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Earl's Court Exhibition Centre (1937)
Warwick Road, London SW5, UK
Earl's Court Exhibition Centre (1937)
associated engineer
LG Mouchel & Partners
Oscar Faber
date  1935 - 1st September 1937
era  Modern  |  category  Building  |  reference  TQ247706
photo  Mouchel archive
Earl's Court Exhibition Centre (Earl's Court One) is one of the UK's largest indoor arenas and a popular concert venue. Its site has a long association with public entertainment, from Buffalo Bill in the 19th century to the Olympiads of 1948 and 2012. When it was built it was one of the largest reinforced concrete buildings in the world. Construction was complicated by the rail tracks crossing the site, carrying London Underground trains.
The Earl’s Court site is located west of Warwick Road, between Cromwell Road and Old Brompton Road in west London. In the 1860s, it was surplus railway land, crossed in places by four sets of tracks with various sidings. The trains then ran through open cuttings.
In 1887, Colonel William Frederick Cody (1846-1917) brought his show Buffalo Bill’s Wild West to the site. Queen Victoria reportedly attended two command performances as part of her Golden Jubilee celebrations. In 1895, a 91m high observation wheel was erected — the forerunner of the London Eye — with 40 timber cabins carrying up to 1,200 passengers. It was demolished in 1907.
The site was used for exhibitions of various kinds up to World War I (1914-18). During the war, part of the site became a Belgian refugee camp. It was then used by the London General Omnibus Company for storing redundant horse-drawn buses — diesel-powered vehicles were gaining popularity.
In 1935, regeneration of the three-sided area east of the north/south railway line began. Earl's Court Ltd, a company with American connections, bought the lease from the freeholder, London Passenger Transport Board. The company hired architect C. Howard Crane (1885-1952) to design the new exhibition building, with S. Gordon Jeeves (1888-1964) acting as his UK representative. Crane had a practice in Detroit, Michigan, and specialised in movie palaces.
Design engineer for the project was L.G. Mouchel & Partners — founded in 1897 by reinforced concrete pioneer Louis Gustave Mouchel (1852-1908). Oscar Faber's (1886-1956) eponymous consultancy, established 1921, handled the exhibition centre's ventilation design.
The 4.5 hectare structure straddles the curving tracks of London Underground's District and Piccadilly Lines — 61m of rail lines in all. No load from the superstructure was allowed to impinge on the tunnels or track works. The large and complex foundations comprise heavily reinforced concrete beams supported on irregularly spaced columns with portal girders spanning the tracks.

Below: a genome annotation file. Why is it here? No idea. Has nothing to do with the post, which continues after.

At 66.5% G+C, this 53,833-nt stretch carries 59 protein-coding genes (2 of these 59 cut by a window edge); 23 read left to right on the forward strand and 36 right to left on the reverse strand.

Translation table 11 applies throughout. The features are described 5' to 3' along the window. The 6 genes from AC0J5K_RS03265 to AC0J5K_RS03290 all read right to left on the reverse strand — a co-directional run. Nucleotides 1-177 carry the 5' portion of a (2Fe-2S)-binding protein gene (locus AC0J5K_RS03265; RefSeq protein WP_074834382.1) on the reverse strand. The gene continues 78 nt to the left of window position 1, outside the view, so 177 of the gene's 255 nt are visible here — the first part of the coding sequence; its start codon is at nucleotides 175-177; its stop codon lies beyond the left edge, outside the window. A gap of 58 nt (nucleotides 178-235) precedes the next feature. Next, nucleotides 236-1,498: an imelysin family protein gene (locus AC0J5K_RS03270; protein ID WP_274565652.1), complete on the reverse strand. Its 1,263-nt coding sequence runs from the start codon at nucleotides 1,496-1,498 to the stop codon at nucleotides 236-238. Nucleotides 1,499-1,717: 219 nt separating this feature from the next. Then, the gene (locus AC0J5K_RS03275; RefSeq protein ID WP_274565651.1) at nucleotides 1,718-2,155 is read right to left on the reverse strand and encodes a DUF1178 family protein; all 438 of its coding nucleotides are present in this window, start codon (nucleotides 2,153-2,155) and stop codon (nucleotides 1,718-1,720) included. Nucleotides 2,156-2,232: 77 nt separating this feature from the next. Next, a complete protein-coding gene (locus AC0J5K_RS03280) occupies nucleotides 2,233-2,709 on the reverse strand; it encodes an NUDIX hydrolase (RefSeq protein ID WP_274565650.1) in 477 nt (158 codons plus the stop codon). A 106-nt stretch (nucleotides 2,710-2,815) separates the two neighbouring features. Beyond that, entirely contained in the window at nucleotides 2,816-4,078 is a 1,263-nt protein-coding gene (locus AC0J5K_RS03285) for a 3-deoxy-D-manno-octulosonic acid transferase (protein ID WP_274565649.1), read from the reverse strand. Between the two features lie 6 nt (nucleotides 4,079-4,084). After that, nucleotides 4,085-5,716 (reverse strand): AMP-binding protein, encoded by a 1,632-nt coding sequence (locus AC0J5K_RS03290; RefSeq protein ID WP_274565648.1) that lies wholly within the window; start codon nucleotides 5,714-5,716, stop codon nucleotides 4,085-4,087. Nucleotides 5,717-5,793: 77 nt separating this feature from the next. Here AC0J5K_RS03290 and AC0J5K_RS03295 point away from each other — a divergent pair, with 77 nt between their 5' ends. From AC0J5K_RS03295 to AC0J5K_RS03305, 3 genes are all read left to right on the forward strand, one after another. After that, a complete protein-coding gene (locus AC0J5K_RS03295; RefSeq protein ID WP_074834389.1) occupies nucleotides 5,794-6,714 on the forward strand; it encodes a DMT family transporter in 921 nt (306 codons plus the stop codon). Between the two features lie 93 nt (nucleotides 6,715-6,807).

One concrete beam, spanning the line to Putney, is 30m long, over 5m wide and 3m deep. It is reinforced with 336 steel bars of 50mm diameter and carries column loads of 2,030 and 2,134 tonnes in addition to its self-weight of 1,016 tonnes.
Earl’s Court is triangular in plan, with entrances at its three corners. It provides 41,800 sq m of column-free exhibition space and was designed to accommodate 23,000 visitors at any one time. The building is constructed in reinforced concrete, topped by steel truss roof of 87m span. Eight ventilation plants were installed on the roof, blowing air downwards, parallel to and 3m above the seating height in the auditorium, with extraction via side ducts and slots in the false ceiling.
The main exhibition hall of Earl's Court hides a swimming pool 60m long and 30m wide beneath its retractable 760 tonne concrete floor. It takes four days to fill or empty the 10 million litres of water required to use the pool, and filling or emptying can only be done at night to prevent overloading local services.
Outside the building's footprint, the train tracks have been enclosed by mass concrete walls and roofed over by steel girders supporting reinforced concrete slabs that carry the roadways. The project was completed at a cost of £1.5m. On 1st September 1937, Earls Court opened its doors to the public for the Chocolate & Confectionary Exhibition.
To the west of the exhibition centre was the former Empress Hall (replaced by the Empress State Building in 1961). As a preamble to the main construction project, the floor of the hall was adapted for ice skating, and new buildings erected for an ice-making plant and a ventilation and heating plant. A pedestrian bridge and roadway were provided, linking Empress Hall to the main site.
The boxing, gymnastics, weightlifting and wrestling events of the 1948 London Olympic Games were held at Earl's Court. It also hosted the Royal Tournament military tattoo every year from 1950 to 1999.
The Olympic Games returned to Earl's Court One in 2012. A purpose-built court was built for the volleyball competition, with temporary seating for 15,000 spectators.
Architect: C. Howard Crane
Project architect: S. Gordon Jeeves
Chief consulting engineer: Robert J. Siddall
Project management: Hegeman-Harris (New York)
Contractor for railway covering: Sir Robert McAlpine
Research: FBA
"Mouchel, A Century of Achievement" published by Mouchel, 1997
"New Earls Court Exhibition Building — 1" by A.E. Wynn
Concrete and Constructional Engineering, July 1936, pp. 377-384

Earl's Court Exhibition Centre (1937)